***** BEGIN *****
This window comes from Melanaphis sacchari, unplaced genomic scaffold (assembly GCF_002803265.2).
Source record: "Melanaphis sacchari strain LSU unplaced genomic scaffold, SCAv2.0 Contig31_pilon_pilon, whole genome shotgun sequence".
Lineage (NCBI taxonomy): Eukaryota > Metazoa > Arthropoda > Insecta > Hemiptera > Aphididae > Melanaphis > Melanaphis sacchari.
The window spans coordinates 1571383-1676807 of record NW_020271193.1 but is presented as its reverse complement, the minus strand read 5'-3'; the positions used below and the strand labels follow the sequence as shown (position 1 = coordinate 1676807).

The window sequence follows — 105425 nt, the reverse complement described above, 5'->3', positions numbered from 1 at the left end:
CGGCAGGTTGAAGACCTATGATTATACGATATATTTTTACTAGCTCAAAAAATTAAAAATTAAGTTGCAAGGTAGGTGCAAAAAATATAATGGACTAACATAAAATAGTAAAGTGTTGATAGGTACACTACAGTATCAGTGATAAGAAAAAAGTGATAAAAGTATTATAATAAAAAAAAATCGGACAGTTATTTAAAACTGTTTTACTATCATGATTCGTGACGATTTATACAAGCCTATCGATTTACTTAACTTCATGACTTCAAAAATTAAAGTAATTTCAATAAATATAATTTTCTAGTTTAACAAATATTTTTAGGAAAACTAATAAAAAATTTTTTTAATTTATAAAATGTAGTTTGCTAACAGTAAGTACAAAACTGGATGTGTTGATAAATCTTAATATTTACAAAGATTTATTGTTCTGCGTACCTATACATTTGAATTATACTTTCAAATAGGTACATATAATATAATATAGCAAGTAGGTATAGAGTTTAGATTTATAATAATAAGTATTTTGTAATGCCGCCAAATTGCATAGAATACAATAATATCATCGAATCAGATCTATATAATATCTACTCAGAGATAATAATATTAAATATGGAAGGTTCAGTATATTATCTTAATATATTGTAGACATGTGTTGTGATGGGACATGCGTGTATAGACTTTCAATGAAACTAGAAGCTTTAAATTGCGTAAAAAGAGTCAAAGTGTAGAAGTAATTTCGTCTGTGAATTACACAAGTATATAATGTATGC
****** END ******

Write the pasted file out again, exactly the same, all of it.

This window comes from Melanaphis sacchari, unplaced genomic scaffold (assembly GCF_002803265.2).
Source record: "Melanaphis sacchari strain LSU unplaced genomic scaffold, SCAv2.0 Contig31_pilon_pilon, whole genome shotgun sequence".
Lineage (NCBI taxonomy): Eukaryota > Metazoa > Arthropoda > Insecta > Hemiptera > Aphididae > Melanaphis > Melanaphis sacchari.
The window spans coordinates 1571383-1676807 of record NW_020271193.1 but is presented as its reverse complement, the minus strand read 5'-3'; the positions used below and the strand labels follow the sequence as shown (position 1 = coordinate 1676807).

The window sequence follows — 105425 nt, the reverse complement described above, 5'->3', positions numbered from 1 at the left end:
CGGCAGGTTGAAGACCTATGATTATACGATATATTTTTACTAGCTCAAAAAATTAAAAATTAAGTTGCAAGGTAGGTGCAAAAAATATAATGGACTAACATAAAATAGTAAAGTGTTGATAGGTACACTACAGTATCAGTGATAAGAAAAAAGTGATAAAAGTATTATAATAAAAAAAAATCGGACAGTTATTTAAAACTGTTTTACTATCATGATTCGTGACGATTTATACAAGCCTATCGATTTACTTAACTTCATGACTTCAAAAATTAAAGTAATTTCAATAAATATAATTTTCTAGTTTAACAAATATTTTTAGGAAAACTAATAAAAAATTTTTTTAATTTATAAAATGTAGTTTGCTAACAGTAAGTACAAAACTGGATGTGTTGATAAATCTTAATATTTACAAAGATTTATTGTTCTGCGTACCTATACATTTGAATTATACTTTCAAATAGGTACATATAATATAATATAGCAAGTAGGTATAGAGTTTAGATTTATAATAATAAGTATTTTGTAATGCCGCCAAATTGCATAGAATACAATAATATCATCGAATCAGATCTATATAATATCTACTCAGAGATAATAATATTAAATATGGAAGGTTCAGTATATTATCTTAATATATTGTAGACATGTGTTGTGATGGGACATGCGTGTATAGACTTTCAATGAAACTAGAAGCTTTAAATTGCGTAAAAAGAGTCAAAGTGTAGAAGTAATTTCGTCTGTGAATTACACAAGTATATAATGTATGC